Judy Heumann: When the Rehab Act was vetoed by President Nixon, it was done, oh, about a week and a few days before the '72 elections with Nixon and McGovern, and a group of us from Disabled in Action and a number of other organizations decided that we wanted to do something publicly about it. So we organized within, oh, not many days a demonstration which started out in Manhattan at what was called the Federal Building. We had never been there before and we took like, I don't know, 60 or 80 people up to this Federal Building. And when we got up there, it was like in the middle of no place. It was on this little island, and we had this demonstration and we had these great flyers and we had this symbolic funeral of disabled people being killed by the Nixon administration. And the next thing we knew, out came these city police. They drove up in this car. They asked who the leader was and people sent them over to me. And the guy said to me, "Do you know that you're trespassing on federal property?" And I said, "Yes," and he said, "Are you going to leave?" And I said, "No," and we expected the world to end, and he said, "So stay," and he turned around and he walked away.

So we decided we weren't making the impact that we wanted to, so we were going to sit down in the street and we were going to stop traffic. So we did. We all went out into the… Most of us went out into the street. But, as I said, there were like hardly any cars coming by. So we all got into our vans and into the cars, and there we traipsed off to Madison Avenue, which in Manhattan is like…it's a huge street. And we got out of the cars and we decided that what we were going to do is we were going to sit down in the street. So at 4:30 in the afternoon we formed this huge circle. We cut off four streets, but that was too scary because there were only 60 or 80 of us and there were huge trucks and cars. I mean, you know, Manhattan is like a crazy city in the best of times. And so we decided that we would retreat, we would only go onto one street, but still we shut the whole city down. They were announcing, "Paraplegics stop traffic in Manhattan," and the police went and got a representative from Nixon headquarters and they wanted to know what we wanted. We said we wanted a public debate with the president on national TV to debate why he had vetoed the Rehab Act. The guy thought we were totally crazy. He just walked away going, "You're crazy, you're crazy."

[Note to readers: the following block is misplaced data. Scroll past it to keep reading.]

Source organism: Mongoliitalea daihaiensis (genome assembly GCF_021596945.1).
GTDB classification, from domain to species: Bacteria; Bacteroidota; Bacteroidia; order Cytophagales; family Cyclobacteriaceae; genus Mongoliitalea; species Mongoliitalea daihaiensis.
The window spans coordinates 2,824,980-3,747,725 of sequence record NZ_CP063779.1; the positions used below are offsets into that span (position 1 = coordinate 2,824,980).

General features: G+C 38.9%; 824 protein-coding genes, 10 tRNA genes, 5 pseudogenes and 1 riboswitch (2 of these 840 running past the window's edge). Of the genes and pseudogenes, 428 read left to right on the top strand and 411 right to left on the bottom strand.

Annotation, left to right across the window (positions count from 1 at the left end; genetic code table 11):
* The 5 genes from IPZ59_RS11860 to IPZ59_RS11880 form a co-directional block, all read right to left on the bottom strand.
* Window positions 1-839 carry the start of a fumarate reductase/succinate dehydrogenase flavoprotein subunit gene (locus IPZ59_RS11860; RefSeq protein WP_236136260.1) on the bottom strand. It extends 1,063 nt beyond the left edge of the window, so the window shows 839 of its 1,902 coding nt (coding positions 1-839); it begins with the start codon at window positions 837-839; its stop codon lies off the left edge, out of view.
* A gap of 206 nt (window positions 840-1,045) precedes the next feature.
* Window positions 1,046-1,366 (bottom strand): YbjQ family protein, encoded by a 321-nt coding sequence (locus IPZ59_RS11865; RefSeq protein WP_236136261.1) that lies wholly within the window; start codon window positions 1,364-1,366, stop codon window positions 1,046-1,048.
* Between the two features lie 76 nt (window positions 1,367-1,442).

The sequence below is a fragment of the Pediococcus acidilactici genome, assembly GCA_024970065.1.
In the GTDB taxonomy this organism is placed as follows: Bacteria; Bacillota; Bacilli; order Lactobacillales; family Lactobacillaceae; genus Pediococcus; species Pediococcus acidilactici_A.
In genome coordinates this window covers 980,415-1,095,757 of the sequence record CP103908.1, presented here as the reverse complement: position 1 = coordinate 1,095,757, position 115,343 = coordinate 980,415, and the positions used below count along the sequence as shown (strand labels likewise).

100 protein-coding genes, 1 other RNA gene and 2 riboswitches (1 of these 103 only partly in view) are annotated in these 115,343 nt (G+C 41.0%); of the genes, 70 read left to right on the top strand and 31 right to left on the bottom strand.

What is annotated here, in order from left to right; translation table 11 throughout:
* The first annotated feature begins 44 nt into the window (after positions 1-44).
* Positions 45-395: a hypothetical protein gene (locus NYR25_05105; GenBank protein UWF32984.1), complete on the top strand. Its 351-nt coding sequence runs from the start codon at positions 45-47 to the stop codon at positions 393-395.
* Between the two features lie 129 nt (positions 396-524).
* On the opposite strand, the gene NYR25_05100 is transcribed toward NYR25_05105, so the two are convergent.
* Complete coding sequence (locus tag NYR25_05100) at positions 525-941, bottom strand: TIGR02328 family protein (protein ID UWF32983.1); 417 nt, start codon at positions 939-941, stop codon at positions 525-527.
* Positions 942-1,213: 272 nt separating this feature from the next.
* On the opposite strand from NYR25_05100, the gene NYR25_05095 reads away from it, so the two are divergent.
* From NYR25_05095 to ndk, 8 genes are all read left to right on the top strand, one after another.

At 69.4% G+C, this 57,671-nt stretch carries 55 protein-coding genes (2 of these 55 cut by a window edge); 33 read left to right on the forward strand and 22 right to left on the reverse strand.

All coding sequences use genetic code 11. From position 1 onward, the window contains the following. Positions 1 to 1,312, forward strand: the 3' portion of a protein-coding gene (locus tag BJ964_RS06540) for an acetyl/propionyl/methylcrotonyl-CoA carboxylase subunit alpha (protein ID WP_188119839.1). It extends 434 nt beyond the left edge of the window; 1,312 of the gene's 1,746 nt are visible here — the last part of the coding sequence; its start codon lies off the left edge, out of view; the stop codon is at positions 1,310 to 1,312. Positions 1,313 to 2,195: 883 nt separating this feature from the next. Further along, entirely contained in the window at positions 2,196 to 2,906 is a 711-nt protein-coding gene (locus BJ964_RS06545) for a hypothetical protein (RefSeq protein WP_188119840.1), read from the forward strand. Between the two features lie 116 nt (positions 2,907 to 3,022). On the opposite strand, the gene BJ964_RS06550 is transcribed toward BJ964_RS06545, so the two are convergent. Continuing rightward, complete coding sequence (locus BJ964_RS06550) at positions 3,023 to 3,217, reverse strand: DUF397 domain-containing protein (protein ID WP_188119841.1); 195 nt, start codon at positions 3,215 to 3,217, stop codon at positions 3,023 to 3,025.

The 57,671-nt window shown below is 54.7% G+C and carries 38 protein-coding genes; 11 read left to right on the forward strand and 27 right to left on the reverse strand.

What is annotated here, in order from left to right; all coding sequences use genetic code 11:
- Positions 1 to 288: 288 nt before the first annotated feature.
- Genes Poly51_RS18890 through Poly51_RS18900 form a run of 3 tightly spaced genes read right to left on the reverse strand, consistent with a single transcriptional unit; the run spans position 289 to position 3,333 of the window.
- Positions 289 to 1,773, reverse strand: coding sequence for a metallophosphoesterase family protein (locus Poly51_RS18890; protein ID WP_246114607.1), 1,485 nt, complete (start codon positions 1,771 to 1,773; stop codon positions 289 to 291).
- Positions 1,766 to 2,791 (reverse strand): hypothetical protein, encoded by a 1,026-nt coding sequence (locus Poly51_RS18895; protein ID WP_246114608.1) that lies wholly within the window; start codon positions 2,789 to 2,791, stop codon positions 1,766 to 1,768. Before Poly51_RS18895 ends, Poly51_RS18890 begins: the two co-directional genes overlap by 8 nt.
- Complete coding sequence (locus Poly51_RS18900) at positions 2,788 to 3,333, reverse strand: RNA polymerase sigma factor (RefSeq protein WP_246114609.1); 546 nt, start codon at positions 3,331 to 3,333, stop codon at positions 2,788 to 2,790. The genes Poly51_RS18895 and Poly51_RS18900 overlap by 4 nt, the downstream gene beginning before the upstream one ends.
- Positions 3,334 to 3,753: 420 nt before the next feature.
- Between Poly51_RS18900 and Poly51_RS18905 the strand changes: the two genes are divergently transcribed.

Ralf Hotchkiss: That was one of the biggest was when Nixon did veto the Rehab Act. On one of the snowiest days in Washington's history, many people, over a hundred, I believe, came down from New York City in buses and basically stormed the capital, visited all their congressmen and all the all the congressmen who had voted against it and built up enough support so that I believe that was the strongest congressional override in history, override of a presidential veto.

Narrator Rosalie Wilkins: Finally, on September the 23rd, 1973, Nixon signed. The Rehabilitation Act was now law, but there was yet another hurdle to be overcome.